Happening Now

15 New Trains: Closer To Our Long-Distance Goals

February 16, 2024

By Jim Mathews / President & CEO

Another two-week series of nationwide workshops led by the Federal Railroad Administration wrapped up yesterday in Cambridge, Mass., a project aimed at shaping a data-informed and ambitious vision for doubling America’s long-distance rail network with 15 new routes, a scale not seen since the 1956 launch of the Interstate Highway System.

Throughout our Association’s history, Amtrak service has been lost. Millions of people who used to be able to take trains no longer can. The “skeletal” network created in 1971 lost even more bones over the years to successive cuts. When I was asked to join as your President and CEO in the Fall of 2014, the Association’s elected leadership, rank-and-file dues-paying members, and our donors and supporters all made it clear to me that of the many priorities they wanted for our work, restoring trains that were cut in 1971, 1979, and 1996 was near the very top of the list.

The long-distance restoration study underway right now began with your professional staff asking key Senators to support a provision in what became the Bipartisan Infrastructure Law that would have required Amtrak to restore daily frequency to the Cardinal and Sunset Limited. It was a simple start and would have been a real win all on its own, a victory in two separate campaigns – Daily Cardinal and Daily Sunset – that had been underway when I arrived.

But what’s on the table now is historic, a word we’re using a lot ever since the Bipartisan Infrastructure Law was signed in 2021. I have to say it again: For the first time since Amtrak was created, there’s now a comprehensive arms-length Federally led study process underway to ADD service rather than to terminate it...and not only is it happening, but your Association shaping its outcome. One of our four core goals for many years has been to put at least 85 percent of Americans within 25 miles of a passenger rail station. Once built out, this map would EXCEED that goal.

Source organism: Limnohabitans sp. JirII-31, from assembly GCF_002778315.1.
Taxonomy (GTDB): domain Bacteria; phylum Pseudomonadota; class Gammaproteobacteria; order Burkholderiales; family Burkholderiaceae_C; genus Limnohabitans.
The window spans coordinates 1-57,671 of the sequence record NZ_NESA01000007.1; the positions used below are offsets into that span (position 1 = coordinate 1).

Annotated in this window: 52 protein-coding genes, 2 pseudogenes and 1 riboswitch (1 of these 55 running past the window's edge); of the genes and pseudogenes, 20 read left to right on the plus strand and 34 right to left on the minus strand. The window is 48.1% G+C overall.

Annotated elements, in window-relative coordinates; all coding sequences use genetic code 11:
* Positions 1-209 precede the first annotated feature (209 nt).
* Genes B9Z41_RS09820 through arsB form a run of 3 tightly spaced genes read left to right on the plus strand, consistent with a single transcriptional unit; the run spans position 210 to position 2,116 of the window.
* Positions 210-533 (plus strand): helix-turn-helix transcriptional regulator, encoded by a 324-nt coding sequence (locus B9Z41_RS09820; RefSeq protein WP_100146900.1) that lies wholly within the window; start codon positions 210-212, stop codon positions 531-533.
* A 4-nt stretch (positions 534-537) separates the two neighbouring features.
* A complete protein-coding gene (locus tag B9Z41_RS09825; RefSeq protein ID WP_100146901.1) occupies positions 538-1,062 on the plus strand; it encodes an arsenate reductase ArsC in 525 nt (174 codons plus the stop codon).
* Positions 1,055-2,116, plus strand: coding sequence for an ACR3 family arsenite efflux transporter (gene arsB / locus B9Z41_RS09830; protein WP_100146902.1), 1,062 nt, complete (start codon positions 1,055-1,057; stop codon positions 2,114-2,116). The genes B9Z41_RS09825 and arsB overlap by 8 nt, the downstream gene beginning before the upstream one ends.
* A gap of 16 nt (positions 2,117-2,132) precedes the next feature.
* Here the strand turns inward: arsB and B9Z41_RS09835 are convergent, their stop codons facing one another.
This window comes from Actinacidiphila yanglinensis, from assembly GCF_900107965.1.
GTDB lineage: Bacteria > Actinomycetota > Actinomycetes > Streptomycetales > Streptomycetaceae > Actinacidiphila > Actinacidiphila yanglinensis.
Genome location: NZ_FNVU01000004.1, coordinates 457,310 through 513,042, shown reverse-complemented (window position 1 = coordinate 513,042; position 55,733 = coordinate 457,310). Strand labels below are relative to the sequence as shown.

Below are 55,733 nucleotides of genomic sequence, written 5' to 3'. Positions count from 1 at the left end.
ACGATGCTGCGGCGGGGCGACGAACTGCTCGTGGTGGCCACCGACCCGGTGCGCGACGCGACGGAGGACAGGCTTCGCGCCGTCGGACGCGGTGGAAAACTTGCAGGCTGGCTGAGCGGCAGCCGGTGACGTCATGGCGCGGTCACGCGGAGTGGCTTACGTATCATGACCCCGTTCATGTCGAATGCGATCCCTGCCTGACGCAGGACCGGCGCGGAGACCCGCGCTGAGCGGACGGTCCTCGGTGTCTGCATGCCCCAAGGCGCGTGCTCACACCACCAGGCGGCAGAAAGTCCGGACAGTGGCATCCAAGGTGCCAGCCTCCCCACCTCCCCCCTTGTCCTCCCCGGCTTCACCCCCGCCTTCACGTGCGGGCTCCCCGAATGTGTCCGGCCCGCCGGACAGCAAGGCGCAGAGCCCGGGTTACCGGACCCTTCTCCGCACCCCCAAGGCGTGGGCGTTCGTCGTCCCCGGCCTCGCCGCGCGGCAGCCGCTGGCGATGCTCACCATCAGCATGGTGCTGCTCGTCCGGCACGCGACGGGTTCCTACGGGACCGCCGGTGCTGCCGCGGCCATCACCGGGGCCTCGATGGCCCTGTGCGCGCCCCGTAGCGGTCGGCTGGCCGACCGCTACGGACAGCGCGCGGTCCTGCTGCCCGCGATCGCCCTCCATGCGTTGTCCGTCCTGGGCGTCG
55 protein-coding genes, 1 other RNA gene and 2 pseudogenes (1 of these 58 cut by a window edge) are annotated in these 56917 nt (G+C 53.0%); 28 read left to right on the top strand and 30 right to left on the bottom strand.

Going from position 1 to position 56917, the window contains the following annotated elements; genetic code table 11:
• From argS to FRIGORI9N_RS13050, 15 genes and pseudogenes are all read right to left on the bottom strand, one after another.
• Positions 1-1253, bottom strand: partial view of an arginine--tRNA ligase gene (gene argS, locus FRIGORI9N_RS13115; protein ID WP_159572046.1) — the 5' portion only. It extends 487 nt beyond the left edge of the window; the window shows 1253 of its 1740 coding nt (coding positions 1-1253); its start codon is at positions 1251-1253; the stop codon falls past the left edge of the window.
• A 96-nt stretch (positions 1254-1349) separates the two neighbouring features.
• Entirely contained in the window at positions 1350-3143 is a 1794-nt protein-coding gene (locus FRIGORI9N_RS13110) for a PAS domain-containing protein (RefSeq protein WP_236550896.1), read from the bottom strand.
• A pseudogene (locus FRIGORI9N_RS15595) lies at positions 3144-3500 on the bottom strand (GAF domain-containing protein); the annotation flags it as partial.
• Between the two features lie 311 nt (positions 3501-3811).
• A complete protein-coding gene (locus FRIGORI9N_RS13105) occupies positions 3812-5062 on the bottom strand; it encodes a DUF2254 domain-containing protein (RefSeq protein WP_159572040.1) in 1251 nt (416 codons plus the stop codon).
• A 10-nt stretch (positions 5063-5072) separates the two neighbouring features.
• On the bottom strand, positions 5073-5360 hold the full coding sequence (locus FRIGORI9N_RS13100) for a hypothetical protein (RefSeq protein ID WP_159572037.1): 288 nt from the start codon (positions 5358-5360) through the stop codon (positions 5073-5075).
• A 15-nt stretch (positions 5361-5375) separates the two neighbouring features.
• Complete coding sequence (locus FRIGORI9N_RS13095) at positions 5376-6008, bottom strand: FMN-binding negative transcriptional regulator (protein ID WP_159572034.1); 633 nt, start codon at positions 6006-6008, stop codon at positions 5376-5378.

All of us participating in this process got our first look at the FRA’s “preferred” route selections last week when this phase began in Sacramento. This was the third of a planned four rounds of workshops, and your Association has been an active participant in every one – 18 so far as of yesterday.

The common theme evident from each workshop in Sacramento, Charlotte, Seattle, Kansas City, and Cambridge this week was that the FRA-led study team worked very hard and very thoughtfully to turn various route “segments” identified in the second round into actual routes in the third round for further study.

Moreover, this has not been a behind-closed-doors process, despite accusations to the contrary from some naysayers. Following each workshop round there has been an open public comment process, and another comment period will open next week running through March 8th. As I’d told you all last week, that comment period is your chance to add your personal impressions to the study inputs as stakeholders in the outcome.

Keep an eye out for the public release of the study materials on the FRA long-distance study website (which you can reach by clicking here), but here’s a brief rundown of the 15 new routes FRA offered up for our consideration in the upcoming Round Four later this spring:

1 – Chicago to Miami, via Indianapolis, Louisville, Nashville, Chattanooga, Atlanta, Jacksonville, Orlando, and Tampa.
2 – Dallas/Fort Worth to Miami, via Marshall, Baton Rouge, New Orleans, Pensacola, Tallahassee, and Jacksonville.
3 – Denver to Houston, via Trinidad, Amarillo, and Dallas/Fort Worth.
4 – Los Angeles to Denver, via Barstow, Las Vegas, Salt Lake City, and Cheyenne.
5 – Phoenix to Minneapolis/St. Paul, via Flagstaff, Albuquerque, Amarillo, Newton, Kansas City, Omaha, and Sioux Falls.